But there was always a chance a day like this was coming. In September, according to Attanasio, Counsell informed him that he was intent on managing in 2024, and that it might be in a different market.

They kept the conversation open while the Brewers pushed toward their third division title and fifth postseason appearance in the past six seasons. The Brewers made an offer early in the offseason that would have made Counsell the highest-paid manager in the game, but the Cubs’ offer wound up going much further.

“As I was going through this process, it became clear that I needed and wanted a new professional challenge,” Counsell said. “But at the same time, look, I’m grateful to be a part of this community, and that’s going to continue because it has nothing to do with baseball, that part of it. And I’m looking forward to being a part of a new community, and hopefully impact that community well, too. But my thought here as I went through it, it became clear that I needed a new challenge.”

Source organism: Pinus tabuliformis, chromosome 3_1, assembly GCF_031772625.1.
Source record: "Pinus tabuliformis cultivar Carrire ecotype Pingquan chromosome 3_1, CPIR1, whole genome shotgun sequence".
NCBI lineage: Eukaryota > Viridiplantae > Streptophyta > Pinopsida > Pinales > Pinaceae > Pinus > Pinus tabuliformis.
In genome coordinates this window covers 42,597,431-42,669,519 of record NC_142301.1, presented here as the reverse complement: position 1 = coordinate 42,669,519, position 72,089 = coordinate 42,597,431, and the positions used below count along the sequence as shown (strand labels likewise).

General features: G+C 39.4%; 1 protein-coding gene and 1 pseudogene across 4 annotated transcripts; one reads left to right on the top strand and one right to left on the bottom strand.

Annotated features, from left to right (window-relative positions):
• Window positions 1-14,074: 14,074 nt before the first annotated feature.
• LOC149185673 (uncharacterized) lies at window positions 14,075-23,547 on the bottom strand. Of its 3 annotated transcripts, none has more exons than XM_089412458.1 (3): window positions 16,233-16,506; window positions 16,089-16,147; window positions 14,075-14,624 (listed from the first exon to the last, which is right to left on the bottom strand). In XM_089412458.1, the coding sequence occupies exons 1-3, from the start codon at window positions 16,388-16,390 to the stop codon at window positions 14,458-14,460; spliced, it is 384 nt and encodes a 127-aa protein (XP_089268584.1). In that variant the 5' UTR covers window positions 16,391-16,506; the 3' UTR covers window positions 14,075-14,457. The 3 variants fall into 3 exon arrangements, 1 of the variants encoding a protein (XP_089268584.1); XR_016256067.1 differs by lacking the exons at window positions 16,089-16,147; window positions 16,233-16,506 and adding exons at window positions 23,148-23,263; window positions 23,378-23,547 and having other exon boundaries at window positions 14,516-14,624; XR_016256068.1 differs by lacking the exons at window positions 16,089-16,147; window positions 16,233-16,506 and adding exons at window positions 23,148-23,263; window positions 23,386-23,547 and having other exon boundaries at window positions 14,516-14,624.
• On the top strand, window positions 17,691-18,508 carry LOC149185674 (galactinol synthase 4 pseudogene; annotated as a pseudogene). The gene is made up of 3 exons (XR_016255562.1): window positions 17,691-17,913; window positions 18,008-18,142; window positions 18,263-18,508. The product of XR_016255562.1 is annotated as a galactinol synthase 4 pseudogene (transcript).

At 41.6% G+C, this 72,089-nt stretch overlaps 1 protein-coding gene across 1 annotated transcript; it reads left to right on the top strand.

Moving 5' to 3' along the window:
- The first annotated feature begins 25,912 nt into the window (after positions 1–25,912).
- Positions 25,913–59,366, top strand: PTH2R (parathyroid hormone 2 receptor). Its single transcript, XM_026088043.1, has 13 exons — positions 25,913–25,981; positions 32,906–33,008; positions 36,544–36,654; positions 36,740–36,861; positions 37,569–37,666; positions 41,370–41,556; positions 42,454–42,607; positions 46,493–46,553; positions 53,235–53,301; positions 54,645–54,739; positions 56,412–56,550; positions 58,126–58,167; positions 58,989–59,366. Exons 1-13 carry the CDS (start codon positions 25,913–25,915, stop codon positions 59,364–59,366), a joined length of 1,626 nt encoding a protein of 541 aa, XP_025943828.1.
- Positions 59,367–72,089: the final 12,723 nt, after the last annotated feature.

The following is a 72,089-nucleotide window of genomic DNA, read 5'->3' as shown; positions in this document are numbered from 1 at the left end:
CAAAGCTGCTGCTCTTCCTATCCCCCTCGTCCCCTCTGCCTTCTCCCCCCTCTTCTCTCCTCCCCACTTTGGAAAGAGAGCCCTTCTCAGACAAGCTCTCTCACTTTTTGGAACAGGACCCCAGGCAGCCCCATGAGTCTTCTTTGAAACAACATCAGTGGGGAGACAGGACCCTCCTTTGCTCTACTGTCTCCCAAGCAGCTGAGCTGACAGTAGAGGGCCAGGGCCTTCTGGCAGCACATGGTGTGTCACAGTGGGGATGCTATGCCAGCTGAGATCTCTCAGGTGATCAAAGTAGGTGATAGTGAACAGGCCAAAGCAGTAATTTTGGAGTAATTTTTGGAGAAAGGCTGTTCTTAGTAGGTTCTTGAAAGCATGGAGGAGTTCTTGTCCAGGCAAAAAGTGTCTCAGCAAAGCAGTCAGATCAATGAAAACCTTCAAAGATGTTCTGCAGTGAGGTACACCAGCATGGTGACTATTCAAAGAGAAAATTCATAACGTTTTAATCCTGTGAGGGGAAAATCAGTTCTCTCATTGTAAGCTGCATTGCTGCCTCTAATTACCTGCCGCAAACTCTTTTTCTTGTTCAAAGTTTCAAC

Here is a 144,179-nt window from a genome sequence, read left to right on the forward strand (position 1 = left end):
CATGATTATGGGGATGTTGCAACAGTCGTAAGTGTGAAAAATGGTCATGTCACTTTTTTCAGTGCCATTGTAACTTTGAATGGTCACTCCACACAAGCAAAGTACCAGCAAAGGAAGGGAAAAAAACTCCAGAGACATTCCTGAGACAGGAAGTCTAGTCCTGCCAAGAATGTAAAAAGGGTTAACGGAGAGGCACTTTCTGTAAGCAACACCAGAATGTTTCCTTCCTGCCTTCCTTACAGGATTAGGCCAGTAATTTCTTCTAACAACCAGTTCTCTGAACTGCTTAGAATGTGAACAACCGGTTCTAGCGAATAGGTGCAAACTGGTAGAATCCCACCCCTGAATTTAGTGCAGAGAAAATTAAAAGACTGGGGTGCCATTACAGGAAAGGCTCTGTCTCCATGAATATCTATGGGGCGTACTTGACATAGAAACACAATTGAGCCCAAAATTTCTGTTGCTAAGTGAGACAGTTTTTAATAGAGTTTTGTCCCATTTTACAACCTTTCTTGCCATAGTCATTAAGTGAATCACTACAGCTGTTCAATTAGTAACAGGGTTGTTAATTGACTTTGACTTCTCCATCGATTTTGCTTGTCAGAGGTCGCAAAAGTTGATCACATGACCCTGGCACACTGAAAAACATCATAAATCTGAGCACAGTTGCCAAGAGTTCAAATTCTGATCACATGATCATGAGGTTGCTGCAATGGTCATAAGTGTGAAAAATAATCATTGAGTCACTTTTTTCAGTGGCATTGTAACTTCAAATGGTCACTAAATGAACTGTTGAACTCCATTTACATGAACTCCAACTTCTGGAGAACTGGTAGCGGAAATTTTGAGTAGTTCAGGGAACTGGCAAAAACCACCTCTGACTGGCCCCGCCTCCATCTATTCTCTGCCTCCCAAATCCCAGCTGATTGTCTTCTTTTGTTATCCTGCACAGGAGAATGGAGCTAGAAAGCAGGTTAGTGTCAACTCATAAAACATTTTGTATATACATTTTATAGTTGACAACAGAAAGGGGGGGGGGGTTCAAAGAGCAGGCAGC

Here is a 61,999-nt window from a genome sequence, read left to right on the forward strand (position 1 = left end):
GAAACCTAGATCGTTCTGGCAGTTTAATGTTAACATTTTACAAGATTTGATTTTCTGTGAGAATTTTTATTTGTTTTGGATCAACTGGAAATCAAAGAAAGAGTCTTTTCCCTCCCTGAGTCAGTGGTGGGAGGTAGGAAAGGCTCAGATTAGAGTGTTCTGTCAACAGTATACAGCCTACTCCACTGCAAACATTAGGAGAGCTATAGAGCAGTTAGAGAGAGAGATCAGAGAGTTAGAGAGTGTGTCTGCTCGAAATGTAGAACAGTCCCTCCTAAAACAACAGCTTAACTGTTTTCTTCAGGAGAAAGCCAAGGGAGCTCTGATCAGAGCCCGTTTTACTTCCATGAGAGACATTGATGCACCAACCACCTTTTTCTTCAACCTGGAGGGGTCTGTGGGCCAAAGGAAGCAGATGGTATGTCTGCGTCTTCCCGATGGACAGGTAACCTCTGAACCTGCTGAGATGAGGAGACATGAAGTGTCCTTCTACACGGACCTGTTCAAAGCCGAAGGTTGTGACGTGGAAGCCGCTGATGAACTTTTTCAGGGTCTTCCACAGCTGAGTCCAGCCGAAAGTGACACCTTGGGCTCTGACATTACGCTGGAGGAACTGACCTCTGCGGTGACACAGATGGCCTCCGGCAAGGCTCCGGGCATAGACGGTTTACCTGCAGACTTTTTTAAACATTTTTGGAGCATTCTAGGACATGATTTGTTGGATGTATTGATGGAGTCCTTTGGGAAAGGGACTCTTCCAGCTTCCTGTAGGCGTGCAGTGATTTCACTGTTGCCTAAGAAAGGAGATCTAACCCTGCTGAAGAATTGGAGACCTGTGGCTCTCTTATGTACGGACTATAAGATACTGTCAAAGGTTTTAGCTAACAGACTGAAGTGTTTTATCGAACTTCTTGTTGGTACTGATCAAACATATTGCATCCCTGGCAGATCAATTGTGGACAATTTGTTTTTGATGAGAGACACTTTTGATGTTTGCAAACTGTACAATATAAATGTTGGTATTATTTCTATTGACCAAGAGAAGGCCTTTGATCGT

Of the Cubs, he said, “It’s a challenge with an organization that is very much in a good place and is just primed to do some special things. That part of it certainly is exciting and alluring. You know it’s a challenge. It’s going to be hard. It’s scary, because change is scary. But sometimes you need to push yourself out of that comfort zone and it makes it exciting.”

Now that challenge is right in front of him.

“I’m grateful for my time here,” he said to Milwaukee. “My connection to the people doesn’t change in my eyes. I have developed beautiful, strong relationships that, if anything, have strengthened during an emotional time period. Those relationships will last forever. Your legacy to me is your relationships. Those mean the world to me, and they are strong and deep. I am proud of those.”